Just a quick reminder that “Betrayal – the Autoimmune Disease Solution They’re Not Telling You” Episode 6 and 7 are coming up. This docu-series is hosted by Dr. Tom O’Bryan, author of the bestselling new book The Autoimmune Fix.
The wonderful Kelly Brogan on Dr. Tom O’Bryan’s amazing Betrayal docu-series on autoimmunity shares:
I was diagnosed with Hashimoto’s postpartum about nine months after my first pregnancy and had never had a health condition in my life. I’ve been living really, largely recklessly from a health perspective, literally eating McDonald’s, drinking Red Bull, and eating candy every day, and never exercised. As a resident, never sleeping. Not only never sleeping, but then I would go out clubbing several nights a week.
It was through simple changes going, gluten and dairy-free, taking a number of antioxidants, vitamins, and minerals, for example, and then beginning to recommit to exercise that I watched my numbers go from the high 2000s and turning the antibodies to the normal range in a period of months. I watched my TSH go from 20 to normal in that same time frame.
So powerful! wow! I so often see these kinds of results in my clients
Dr. Tom asks Dr. Steven Masley about elevated antibodies to the cerebellum:
We found in our practice that 26% of everyone that had elevated antibodies to wheat, any of the peptides of wheat, 26% of them had elevated antibodies to their cerebellum. 22% of them had elevated antibodies to Milo. That’s the mechanism of MS. When we got them off of the foods that they were sensitive to, wait six months or a year, go back and recheck, the elevated antibodies have come down to normal. You stop the deterioration of the brain and shrinking of the brain.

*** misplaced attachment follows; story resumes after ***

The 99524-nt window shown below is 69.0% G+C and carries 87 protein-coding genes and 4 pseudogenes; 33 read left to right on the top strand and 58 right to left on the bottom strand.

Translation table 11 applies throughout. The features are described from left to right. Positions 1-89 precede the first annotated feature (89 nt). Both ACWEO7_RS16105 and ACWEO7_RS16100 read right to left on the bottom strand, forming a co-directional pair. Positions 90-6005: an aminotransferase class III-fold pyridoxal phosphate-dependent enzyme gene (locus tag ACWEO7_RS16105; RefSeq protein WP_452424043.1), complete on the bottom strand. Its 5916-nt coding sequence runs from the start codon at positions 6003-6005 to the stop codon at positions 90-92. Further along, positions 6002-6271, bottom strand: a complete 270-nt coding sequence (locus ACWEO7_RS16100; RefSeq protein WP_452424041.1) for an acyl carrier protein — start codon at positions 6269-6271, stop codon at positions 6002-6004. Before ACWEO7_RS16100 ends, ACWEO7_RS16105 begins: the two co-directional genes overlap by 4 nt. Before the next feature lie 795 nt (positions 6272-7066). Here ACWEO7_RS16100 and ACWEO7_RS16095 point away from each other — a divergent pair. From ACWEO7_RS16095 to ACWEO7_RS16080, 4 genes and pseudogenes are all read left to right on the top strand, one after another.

This is the response from Dr. Masley:
Neurodegeneration, yes. I see that too because when we do gluten testing, I’ll see that many people, especially if they have anxiety or depression or really bad cognitive dysfunction, they have the antibodies light up on the test that are specific for brain antibodies [that would be transglutaminase 6]
They both share how by applying lifestyle principles it takes just a couple of weeks to a month for people start seeing changes.
I’d like to add my contribution to the discussion because it’s a question I hear all the time and it wasn’t addressed in the docu-series:
How do you use endorphin-boosting DPA with gluten and casein withdrawals? And do you use anything else for the addictive component of these gluteomorphins and caseomorphins?
As always I would say do the amino questionnaire, and tell me how much you LOVE bread or cookies whatever it is, and how sad you’ll be to give it up (from 1-10, with 10 being the worst i.e. devastated).
Do a trial chewing a DPA / Endorphigen or opening it on to the tongue and decide how many notches it improved. If it’s working you should be able to say
I can take it or leave it and I no longer feel so emotionally attached to the need for bread
You would then take 1-3 of 500mg DPA between meals and as needed at other times when you feel the need for comfort or a reward or treat. A free form amino with tryptophan helps boost endorphins too and makes the DPA more effective.
If you score high in other sections of the amino acid questionnaire you would do the same with each amino acid – maybe you also eat bread/cheese to destress (then it’s GABA) or to feel happy (then it’s tryptophan) or for blood sugar control (then it’s glutamine) or for energy (then it’s tyrosine).
The amino acids, when used in a targeted way like this, make it easy to quit so no willpower is required and you don’t feel deprived.
Coming up there are these final episodes:
Nov 19th: Episode 6- Autoimmune Diseases of the Brain: A New Approach to Neurology
Nov 20th: Episode 7- Case Studies: Bringing it All Together
UPDATE: The event is now over but you can check out Episode 1 here